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Story Publication logo January 31, 2015

Field Notes Podcast: Climb Aboard the Arctic Hunter

Sea Change: The Pacific’s Perilous Turn

In 2009, The Seattle Times reported that ocean acidification – the plummeting pH of seas from carbon...

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Deckhands aboard the crab boat Arctic Hunter in the Bering Sea off Alaska separate male and female snow crab. Red king crab are highly susceptible to changes in water chemistry, which raises concerns about whether snow crab will be, too. Image by Steve Ringman. Alaska, 2013.

Ocean acidification is one of our planet's most pressing threats. Yet about 75 percent of Americans have never heard of it. It is caused by a build-up of CO2 in the planet's seas which then lowers the ocean's pH level. Among other effects, ocean acidification limits the availability of a very important chemical compound: calcium carbonate. Shelled sea creatures—like crabs—use calcium carbonate to build their exoskeletons. A more acidic ocean, therefore, spells trouble for highly lucrative crab-fishing industries.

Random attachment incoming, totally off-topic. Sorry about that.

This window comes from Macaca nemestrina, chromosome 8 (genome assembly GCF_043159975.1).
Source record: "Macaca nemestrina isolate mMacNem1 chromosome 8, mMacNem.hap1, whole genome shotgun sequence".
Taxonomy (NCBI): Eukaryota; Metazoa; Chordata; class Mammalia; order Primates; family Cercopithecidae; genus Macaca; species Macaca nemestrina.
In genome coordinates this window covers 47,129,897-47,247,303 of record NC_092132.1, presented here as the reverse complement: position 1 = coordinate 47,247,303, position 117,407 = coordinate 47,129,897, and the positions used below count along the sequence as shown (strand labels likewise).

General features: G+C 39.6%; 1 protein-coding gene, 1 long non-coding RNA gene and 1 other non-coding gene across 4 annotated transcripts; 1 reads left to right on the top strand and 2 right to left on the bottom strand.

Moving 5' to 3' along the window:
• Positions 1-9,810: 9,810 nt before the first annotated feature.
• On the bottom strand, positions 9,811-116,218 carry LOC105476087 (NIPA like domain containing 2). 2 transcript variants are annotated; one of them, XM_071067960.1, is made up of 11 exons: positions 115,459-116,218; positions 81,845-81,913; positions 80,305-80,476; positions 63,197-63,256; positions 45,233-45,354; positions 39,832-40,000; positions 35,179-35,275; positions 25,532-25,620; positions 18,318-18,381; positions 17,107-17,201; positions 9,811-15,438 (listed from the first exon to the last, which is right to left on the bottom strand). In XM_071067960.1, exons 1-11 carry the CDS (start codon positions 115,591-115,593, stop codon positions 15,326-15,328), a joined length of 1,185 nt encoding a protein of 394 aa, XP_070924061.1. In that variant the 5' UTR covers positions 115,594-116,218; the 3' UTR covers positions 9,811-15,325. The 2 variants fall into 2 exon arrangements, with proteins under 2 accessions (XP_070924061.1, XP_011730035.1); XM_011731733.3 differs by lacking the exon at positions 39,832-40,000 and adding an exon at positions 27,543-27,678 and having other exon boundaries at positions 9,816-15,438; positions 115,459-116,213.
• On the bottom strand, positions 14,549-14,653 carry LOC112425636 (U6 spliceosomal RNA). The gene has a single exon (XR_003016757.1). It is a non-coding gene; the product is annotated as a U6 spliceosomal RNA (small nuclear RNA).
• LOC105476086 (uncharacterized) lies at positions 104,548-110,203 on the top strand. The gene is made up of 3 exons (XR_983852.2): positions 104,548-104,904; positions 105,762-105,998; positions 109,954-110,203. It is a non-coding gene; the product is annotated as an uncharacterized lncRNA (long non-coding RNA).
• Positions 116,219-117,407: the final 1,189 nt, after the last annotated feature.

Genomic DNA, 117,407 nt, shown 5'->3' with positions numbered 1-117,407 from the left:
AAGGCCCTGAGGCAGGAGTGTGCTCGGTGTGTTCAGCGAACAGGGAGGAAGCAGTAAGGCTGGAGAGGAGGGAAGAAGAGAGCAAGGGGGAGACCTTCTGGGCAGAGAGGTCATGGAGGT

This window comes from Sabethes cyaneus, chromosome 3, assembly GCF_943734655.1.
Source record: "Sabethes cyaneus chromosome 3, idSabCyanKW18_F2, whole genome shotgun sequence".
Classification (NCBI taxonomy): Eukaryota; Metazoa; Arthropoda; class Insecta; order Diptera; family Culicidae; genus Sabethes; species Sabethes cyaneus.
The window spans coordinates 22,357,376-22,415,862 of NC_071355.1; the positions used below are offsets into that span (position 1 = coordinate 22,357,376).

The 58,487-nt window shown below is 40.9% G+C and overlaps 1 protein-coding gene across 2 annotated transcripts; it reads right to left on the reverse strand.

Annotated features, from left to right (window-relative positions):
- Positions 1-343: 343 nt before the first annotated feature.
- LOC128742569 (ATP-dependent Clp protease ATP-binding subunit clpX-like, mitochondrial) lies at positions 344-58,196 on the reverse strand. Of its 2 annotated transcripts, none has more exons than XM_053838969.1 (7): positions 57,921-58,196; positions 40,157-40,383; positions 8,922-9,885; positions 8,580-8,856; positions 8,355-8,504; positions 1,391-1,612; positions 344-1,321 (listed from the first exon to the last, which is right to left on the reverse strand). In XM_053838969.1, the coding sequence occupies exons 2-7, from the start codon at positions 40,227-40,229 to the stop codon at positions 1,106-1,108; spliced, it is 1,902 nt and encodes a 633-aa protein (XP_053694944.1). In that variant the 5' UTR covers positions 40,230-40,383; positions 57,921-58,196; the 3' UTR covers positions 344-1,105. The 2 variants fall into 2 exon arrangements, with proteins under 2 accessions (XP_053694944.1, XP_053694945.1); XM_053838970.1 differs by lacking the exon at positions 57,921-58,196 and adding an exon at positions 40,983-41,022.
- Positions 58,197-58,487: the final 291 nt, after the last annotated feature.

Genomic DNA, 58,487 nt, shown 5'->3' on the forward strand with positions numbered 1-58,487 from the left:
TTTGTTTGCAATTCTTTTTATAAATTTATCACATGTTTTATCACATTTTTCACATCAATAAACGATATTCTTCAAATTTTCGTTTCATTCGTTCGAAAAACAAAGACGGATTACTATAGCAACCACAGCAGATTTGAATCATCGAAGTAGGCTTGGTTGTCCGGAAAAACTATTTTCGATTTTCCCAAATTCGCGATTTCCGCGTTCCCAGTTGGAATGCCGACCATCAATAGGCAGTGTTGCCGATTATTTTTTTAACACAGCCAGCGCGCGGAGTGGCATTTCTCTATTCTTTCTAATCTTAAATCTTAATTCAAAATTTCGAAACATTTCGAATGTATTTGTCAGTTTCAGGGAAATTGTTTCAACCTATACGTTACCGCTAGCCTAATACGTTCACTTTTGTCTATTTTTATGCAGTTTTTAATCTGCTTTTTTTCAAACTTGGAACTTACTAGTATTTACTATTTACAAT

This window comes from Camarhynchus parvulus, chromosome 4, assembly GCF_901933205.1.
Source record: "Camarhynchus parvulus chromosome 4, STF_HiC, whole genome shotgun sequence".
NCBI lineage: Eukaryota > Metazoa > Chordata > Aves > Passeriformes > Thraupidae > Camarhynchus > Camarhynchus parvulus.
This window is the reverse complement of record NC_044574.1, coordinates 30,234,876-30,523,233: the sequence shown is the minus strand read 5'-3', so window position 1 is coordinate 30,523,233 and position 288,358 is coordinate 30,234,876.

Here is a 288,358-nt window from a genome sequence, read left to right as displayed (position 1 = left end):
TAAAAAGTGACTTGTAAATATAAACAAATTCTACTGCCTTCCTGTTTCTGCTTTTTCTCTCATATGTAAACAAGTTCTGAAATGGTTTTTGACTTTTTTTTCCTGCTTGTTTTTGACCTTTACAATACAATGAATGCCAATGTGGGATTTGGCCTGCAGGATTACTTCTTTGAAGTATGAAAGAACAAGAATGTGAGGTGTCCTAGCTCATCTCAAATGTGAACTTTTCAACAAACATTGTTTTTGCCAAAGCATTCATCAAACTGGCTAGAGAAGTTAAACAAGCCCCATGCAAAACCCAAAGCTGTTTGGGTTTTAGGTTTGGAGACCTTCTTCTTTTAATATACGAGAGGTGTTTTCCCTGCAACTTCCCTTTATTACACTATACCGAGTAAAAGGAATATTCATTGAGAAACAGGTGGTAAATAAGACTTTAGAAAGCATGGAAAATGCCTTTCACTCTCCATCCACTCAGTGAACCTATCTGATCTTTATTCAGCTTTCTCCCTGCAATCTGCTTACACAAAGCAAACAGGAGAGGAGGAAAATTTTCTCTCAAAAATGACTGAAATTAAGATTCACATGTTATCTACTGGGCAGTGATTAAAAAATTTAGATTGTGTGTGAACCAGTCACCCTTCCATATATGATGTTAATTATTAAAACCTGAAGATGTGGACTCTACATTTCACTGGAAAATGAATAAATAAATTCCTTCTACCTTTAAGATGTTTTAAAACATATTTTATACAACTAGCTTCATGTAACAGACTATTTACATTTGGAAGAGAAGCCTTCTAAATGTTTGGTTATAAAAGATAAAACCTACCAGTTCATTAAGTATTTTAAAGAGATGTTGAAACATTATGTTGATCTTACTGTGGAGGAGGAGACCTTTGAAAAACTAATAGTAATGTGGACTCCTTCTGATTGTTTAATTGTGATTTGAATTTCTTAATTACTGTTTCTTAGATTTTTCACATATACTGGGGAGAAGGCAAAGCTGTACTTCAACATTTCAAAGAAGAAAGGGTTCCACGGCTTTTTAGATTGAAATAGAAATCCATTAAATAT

In this episode of Field Notes we hear from Steve Ringman. Steve is a photojournalist, and is part of the reporting team behind "Sea Change" the multimedia series on ocean acidification from the Seattle Times. As part of this reporting project, Steve was tasked with documenting the effects of ocean acidification's complex chemical reactions, portraying current and future changes to sea life, and making it clear that these chemical changes will affect you and me. Not the easiest photography assignment.

As part of this assignment, Steve climbed aboard the Arctic Hunter, a crab-fishing vessel in the Bering Sea not unlike those featured in the television show 'The Deadliest Catch.' What was supposed to be a straightforward four-day trip, turned into a tumultuous ten-day voyage. Listen in to hear Steve recount what it was like to be a journalist at sea documenting an industry threatened by ocean acidification.

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Environment and Climate Change

Environment and Climate Change

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